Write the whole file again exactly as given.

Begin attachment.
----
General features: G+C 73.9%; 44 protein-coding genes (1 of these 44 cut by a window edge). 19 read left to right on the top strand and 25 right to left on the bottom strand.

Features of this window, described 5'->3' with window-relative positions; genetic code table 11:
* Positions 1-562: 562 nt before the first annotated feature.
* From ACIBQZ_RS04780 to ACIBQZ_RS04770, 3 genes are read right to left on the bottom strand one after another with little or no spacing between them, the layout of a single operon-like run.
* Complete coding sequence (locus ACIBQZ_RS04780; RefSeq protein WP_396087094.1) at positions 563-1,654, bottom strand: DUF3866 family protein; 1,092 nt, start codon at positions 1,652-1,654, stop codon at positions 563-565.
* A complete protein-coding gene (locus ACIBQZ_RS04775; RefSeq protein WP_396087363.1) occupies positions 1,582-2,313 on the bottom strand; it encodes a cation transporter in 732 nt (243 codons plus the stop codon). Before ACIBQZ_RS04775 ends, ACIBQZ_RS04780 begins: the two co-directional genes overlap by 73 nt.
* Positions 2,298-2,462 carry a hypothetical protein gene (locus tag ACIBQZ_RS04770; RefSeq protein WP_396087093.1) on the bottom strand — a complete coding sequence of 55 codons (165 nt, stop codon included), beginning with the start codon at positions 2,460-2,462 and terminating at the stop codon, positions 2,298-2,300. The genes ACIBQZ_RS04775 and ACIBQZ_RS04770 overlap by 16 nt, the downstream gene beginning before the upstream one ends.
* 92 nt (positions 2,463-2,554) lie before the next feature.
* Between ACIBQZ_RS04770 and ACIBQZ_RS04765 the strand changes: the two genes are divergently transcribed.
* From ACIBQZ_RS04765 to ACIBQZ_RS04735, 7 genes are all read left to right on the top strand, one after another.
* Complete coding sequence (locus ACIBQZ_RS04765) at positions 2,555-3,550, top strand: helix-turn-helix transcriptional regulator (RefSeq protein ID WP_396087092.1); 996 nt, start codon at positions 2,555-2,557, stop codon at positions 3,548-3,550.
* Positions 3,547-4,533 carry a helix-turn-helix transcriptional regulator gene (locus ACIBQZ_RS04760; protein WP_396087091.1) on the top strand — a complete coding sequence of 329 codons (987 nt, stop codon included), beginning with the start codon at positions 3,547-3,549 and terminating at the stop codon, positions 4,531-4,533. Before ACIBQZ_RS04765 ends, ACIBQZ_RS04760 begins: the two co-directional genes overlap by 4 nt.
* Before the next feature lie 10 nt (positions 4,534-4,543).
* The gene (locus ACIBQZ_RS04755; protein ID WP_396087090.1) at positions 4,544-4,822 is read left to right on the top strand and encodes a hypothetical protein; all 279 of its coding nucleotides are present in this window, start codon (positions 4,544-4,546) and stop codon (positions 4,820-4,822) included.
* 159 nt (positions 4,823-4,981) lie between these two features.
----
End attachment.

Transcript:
General features: G+C 73.9%; 44 protein-coding genes (1 of these 44 cut by a window edge). 19 read left to right on the top strand and 25 right to left on the bottom strand.

Features of this window, described 5'->3' with window-relative positions; genetic code table 11:
* Positions 1-562: 562 nt before the first annotated feature.
* From ACIBQZ_RS04780 to ACIBQZ_RS04770, 3 genes are read right to left on the bottom strand one after another with little or no spacing between them, the layout of a single operon-like run.
* Complete coding sequence (locus ACIBQZ_RS04780; RefSeq protein WP_396087094.1) at positions 563-1,654, bottom strand: DUF3866 family protein; 1,092 nt, start codon at positions 1,652-1,654, stop codon at positions 563-565.
* A complete protein-coding gene (locus ACIBQZ_RS04775; RefSeq protein WP_396087363.1) occupies positions 1,582-2,313 on the bottom strand; it encodes a cation transporter in 732 nt (243 codons plus the stop codon). Before ACIBQZ_RS04775 ends, ACIBQZ_RS04780 begins: the two co-directional genes overlap by 73 nt.
* Positions 2,298-2,462 carry a hypothetical protein gene (locus tag ACIBQZ_RS04770; RefSeq protein WP_396087093.1) on the bottom strand — a complete coding sequence of 55 codons (165 nt, stop codon included), beginning with the start codon at positions 2,460-2,462 and terminating at the stop codon, positions 2,298-2,300. The genes ACIBQZ_RS04775 and ACIBQZ_RS04770 overlap by 16 nt, the downstream gene beginning before the upstream one ends.
* 92 nt (positions 2,463-2,554) lie before the next feature.
* Between ACIBQZ_RS04770 and ACIBQZ_RS04765 the strand changes: the two genes are divergently transcribed.
* From ACIBQZ_RS04765 to ACIBQZ_RS04735, 7 genes are all read left to right on the top strand, one after another.
* Complete coding sequence (locus ACIBQZ_RS04765) at positions 2,555-3,550, top strand: helix-turn-helix transcriptional regulator (RefSeq protein ID WP_396087092.1); 996 nt, start codon at positions 2,555-2,557, stop codon at positions 3,548-3,550.
* Positions 3,547-4,533 carry a helix-turn-helix transcriptional regulator gene (locus ACIBQZ_RS04760; protein WP_396087091.1) on the top strand — a complete coding sequence of 329 codons (987 nt, stop codon included), beginning with the start codon at positions 3,547-3,549 and terminating at the stop codon, positions 4,531-4,533. Before ACIBQZ_RS04765 ends, ACIBQZ_RS04760 begins: the two co-directional genes overlap by 4 nt.
* Before the next feature lie 10 nt (positions 4,534-4,543).
* The gene (locus ACIBQZ_RS04755; protein ID WP_396087090.1) at positions 4,544-4,822 is read left to right on the top strand and encodes a hypothetical protein; all 279 of its coding nucleotides are present in this window, start codon (positions 4,544-4,546) and stop codon (positions 4,820-4,822) included.
* 159 nt (positions 4,823-4,981) lie between these two features.